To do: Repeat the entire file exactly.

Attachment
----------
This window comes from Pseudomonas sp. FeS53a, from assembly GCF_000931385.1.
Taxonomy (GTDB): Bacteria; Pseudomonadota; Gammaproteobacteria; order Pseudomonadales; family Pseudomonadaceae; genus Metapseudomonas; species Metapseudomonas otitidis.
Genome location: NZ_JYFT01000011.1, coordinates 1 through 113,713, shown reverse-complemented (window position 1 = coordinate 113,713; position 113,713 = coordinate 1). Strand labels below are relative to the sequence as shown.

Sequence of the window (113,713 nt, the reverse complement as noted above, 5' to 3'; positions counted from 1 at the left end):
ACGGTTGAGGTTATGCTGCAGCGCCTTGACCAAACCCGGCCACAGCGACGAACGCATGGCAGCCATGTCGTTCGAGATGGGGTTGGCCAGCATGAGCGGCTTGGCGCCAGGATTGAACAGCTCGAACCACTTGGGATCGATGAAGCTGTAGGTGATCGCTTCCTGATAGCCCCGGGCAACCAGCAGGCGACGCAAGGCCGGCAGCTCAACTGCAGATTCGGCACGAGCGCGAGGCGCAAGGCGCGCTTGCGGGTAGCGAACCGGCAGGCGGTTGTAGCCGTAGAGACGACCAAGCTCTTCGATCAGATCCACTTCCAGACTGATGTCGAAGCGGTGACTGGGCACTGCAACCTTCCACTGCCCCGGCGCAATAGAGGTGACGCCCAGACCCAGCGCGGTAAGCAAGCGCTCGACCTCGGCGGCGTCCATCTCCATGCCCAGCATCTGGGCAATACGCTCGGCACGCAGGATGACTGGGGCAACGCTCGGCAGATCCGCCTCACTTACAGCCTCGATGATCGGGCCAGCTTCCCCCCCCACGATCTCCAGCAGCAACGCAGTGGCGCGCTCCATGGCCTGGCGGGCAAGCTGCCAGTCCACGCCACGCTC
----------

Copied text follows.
This window comes from Pseudomonas sp. FeS53a, from assembly GCF_000931385.1.
Taxonomy (GTDB): Bacteria; Pseudomonadota; Gammaproteobacteria; order Pseudomonadales; family Pseudomonadaceae; genus Metapseudomonas; species Metapseudomonas otitidis.
Genome location: NZ_JYFT01000011.1, coordinates 1 through 113,713, shown reverse-complemented (window position 1 = coordinate 113,713; position 113,713 = coordinate 1). Strand labels below are relative to the sequence as shown.

Sequence of the window (113,713 nt, the reverse complement as noted above, 5' to 3'; positions counted from 1 at the left end):
ACGGTTGAGGTTATGCTGCAGCGCCTTGACCAAACCCGGCCACAGCGACGAACGCATGGCAGCCATGTCGTTCGAGATGGGGTTGGCCAGCATGAGCGGCTTGGCGCCAGGATTGAACAGCTCGAACCACTTGGGATCGATGAAGCTGTAGGTGATCGCTTCCTGATAGCCCCGGGCAACCAGCAGGCGACGCAAGGCCGGCAGCTCAACTGCAGATTCGGCACGAGCGCGAGGCGCAAGGCGCGCTTGCGGGTAGCGAACCGGCAGGCGGTTGTAGCCGTAGAGACGACCAAGCTCTTCGATCAGATCCACTTCCAGACTGATGTCGAAGCGGTGACTGGGCACTGCAACCTTCCACTGCCCCGGCGCAATAGAGGTGACGCCCAGACCCAGCGCGGTAAGCAAGCGCTCGACCTCGGCGGCGTCCATCTCCATGCCCAGCATCTGGGCAATACGCTCGGCACGCAGGATGACTGGGGCAACGCTCGGCAGATCCGCCTCACTTACAGCCTCGATGATCGGGCCAGCTTCCCCCCCCACGATCTCCAGCAGCAACGCAGTGGCGCGCTCCATGGCCTGGCGGGCAAGCTGCCAGTCCACGCCACGCTC